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Netflix wants to make 50 percent of its programming original

Prepare for way more TV and film

Stranger Things

Fifty percent of Netflix’s content will be original within the next few years, the streaming service announced, spending more than the previously announced $6 billion to make it happen.

The company’s CFO, David Wells, told a group gathered at a Goldman Sachs conference that the company was devoted to making half of its television and film content completely original, according to a report from Variety. This past year, the company spent $6 billion on original content and licensing acquisitions, but according to Netflix’s head of content, Ted Sarandos, only 10 percent of that went toward original programming. A large portion of the money was spent on acquiring licensing from various networks and studios for the company’s global streaming presence, including picking up the international distribution rights for series like CBS’ Star Trek Discovery.

Wells said that as of right now, the company is one-third to halfway toward its goal of having 50 percent of its content being original, but its still working on licensing agreements with third-party networks and studios. That means that while subscribers will certainly start to see a lot more "Netflix Original" stamps on the TV shows or films offered, a portion of that original content will still be outsourced.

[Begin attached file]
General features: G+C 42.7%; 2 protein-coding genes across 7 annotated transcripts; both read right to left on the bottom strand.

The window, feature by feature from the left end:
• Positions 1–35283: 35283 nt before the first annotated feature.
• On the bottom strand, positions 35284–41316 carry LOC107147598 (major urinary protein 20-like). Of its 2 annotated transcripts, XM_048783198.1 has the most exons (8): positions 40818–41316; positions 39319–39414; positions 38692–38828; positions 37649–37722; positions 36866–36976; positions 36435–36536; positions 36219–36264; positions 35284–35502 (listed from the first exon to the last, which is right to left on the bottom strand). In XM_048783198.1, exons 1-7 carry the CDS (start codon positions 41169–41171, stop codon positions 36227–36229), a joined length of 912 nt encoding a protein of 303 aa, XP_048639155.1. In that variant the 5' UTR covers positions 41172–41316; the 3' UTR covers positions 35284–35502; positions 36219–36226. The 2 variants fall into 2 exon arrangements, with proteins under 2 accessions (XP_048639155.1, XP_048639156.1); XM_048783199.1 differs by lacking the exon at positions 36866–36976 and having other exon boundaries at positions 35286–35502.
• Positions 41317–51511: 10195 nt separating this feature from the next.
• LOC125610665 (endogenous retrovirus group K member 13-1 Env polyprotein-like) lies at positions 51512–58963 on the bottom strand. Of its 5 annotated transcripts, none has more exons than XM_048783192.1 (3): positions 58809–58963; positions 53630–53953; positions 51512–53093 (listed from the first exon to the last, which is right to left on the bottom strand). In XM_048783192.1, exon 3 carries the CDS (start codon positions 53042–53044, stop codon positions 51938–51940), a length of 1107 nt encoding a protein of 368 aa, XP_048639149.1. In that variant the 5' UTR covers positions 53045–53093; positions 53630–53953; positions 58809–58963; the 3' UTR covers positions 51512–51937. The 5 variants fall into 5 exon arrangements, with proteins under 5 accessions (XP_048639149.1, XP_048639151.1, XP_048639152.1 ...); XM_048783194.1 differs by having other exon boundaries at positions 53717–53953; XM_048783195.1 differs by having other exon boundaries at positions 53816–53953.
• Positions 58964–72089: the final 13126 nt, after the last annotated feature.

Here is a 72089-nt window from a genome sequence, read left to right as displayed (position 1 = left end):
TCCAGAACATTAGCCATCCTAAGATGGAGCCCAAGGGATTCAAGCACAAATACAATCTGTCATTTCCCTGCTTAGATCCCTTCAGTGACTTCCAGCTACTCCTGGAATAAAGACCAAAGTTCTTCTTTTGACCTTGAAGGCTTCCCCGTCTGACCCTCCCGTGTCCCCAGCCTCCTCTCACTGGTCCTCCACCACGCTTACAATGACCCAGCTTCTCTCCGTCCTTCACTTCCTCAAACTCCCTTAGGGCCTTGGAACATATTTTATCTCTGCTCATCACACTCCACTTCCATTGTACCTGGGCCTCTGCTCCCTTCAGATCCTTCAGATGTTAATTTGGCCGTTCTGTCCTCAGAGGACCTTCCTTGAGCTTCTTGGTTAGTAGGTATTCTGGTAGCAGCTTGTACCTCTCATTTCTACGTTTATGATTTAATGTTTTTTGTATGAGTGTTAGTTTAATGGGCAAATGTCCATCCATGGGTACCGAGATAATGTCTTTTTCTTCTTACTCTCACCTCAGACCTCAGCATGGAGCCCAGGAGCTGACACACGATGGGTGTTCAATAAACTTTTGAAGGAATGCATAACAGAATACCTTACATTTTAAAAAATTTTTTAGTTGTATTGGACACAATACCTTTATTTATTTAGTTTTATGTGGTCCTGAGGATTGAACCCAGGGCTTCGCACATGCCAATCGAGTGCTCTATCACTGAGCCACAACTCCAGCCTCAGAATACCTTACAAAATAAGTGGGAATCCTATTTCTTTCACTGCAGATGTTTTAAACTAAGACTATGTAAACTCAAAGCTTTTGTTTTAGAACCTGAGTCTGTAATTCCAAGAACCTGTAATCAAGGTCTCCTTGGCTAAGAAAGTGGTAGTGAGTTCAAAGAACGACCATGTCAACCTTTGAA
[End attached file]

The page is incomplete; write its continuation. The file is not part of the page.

Wells also spoke about the type of content Netflix was looking to bring to subscribers and said Netflix wasn’t expecting every new series to be a Stranger Things or BoJack Horseman. Instead, Netflix is looking to curate to almost every single subscriber and offer the widest variety of television and film content available to consumers right now. The service is also aiming to release new shows and films more frequently than it currently is, with multiple titles being released every single month.

Netflix is looking into different avenues to increase revenue so it can continue to invest billions into original content, including making the baseline subscription fee $9.99 instead of the original $7.99. Wells said that Netflix is not interested in exploring ad-based subscription plans at this time.

Wells did not mention how many of the new series and films would be 4K- or HDR-enabled, but Polygon has reached out to the company for more information.

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